A recent Guardian article reports that Cadbury is to be restructured by its new American parent company, Kraft, to avoid paying millions of pounds in UK tax.
The restructuring plan apparently involves creating a parent holding company in Zurich, which would allow much of Cadbury's profit to be booked in Switzerland, thus benefiting from a much lower rate of corporation tax. In Zurich, rates begin at 15%, whereas corporation tax in the UK is currently 28%. Last year, Cadbury paid £197m in UK tax.
This is a form of “tax avoidance”, which can be defined as the minimisation of tax liability by lawful methods, as distinct from “tax evasion” which refers to illegal efforts not to pay tax.
The fact that tax avoidance is legal doesn’t stop national governments from trying to crack down on it, though often with limited success.
In 2004, HM Revenue & Customs tried to stop Cadbury Schweppes from using subsidiary companies in Dublin to benefit from the 10% corporate tax rate there. In a landmark case Cadbury Schweppes appealed to the European Court of Justice and won. Now, Cadbury’s move to Switzerland underlines the dwindling strength of national governments as they attempt to tax footloose multinationals.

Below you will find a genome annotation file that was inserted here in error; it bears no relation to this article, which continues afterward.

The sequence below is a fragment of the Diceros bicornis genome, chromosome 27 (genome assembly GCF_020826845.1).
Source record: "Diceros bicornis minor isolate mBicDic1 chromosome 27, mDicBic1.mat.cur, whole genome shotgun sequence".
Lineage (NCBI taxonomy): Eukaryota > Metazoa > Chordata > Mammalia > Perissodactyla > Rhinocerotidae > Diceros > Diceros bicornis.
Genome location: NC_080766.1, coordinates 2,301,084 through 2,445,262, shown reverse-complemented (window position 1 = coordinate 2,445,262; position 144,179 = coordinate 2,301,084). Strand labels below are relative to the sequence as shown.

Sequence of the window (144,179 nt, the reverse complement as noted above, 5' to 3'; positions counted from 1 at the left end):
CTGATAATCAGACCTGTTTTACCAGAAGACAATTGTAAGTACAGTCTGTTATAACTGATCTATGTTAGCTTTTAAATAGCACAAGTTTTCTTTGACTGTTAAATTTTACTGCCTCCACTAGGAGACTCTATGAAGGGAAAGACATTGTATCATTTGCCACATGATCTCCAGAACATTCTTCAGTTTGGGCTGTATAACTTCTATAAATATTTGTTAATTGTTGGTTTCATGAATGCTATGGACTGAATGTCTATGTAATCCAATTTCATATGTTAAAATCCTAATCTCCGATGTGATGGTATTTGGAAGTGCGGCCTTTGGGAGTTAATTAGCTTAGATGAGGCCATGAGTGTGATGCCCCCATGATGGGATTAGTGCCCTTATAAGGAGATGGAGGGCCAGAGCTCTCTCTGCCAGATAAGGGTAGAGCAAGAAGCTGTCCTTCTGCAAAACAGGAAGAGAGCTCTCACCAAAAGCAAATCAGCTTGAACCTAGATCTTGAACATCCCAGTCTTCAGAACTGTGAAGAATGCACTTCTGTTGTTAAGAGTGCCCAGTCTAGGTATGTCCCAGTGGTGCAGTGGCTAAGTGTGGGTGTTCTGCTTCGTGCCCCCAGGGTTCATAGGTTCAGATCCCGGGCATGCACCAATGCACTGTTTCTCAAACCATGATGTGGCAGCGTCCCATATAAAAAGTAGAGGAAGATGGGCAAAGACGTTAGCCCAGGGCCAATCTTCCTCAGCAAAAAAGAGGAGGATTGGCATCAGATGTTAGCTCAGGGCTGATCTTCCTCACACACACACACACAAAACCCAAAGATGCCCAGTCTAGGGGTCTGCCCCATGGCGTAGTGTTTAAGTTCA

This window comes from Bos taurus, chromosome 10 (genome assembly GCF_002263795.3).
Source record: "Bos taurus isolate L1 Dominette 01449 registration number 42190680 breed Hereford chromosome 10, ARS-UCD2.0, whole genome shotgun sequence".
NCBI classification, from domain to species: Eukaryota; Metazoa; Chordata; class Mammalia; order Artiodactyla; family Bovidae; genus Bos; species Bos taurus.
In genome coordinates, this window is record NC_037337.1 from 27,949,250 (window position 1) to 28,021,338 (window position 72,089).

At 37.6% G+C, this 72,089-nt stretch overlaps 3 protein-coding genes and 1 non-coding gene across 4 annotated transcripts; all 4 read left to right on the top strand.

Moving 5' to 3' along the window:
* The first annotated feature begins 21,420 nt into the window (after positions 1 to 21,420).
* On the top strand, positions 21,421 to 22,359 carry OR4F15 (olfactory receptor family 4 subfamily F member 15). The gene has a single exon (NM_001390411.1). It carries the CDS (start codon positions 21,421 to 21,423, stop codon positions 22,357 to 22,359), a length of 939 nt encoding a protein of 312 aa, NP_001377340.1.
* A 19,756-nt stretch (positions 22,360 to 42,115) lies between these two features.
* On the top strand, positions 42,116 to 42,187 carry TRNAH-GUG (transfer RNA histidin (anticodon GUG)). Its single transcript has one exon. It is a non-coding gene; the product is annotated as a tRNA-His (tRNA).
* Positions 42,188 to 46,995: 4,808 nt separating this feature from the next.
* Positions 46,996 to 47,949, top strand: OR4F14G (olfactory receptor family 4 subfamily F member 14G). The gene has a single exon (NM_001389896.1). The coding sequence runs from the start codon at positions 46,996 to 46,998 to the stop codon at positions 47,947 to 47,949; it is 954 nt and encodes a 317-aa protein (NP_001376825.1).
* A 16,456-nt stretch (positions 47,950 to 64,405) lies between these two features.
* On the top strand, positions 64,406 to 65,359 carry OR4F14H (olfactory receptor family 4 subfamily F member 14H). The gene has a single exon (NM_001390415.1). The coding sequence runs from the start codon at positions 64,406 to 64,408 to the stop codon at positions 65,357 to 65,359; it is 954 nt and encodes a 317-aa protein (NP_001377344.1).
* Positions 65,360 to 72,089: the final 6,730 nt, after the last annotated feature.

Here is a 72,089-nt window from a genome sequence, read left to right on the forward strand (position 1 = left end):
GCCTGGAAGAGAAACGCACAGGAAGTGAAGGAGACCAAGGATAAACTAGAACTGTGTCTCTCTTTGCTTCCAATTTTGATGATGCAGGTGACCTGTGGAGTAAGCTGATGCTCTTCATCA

A far cry then from the early days of the company.
In the late nineteenth century George Cadbury was determined to use his wealth to promote social reform and justice, implementing and campaigning for improved labour conditions, shorter working hours, old age pensions and sickness benefits in a way that anticipated the founding of the welfare state.
He would have understood instinctively the tax justice argument: that tax represents a social contract between citizen and state. Tax revenues not only support collective goods such as the NHS or the education system, the very act of taxation fosters better and more accountable government.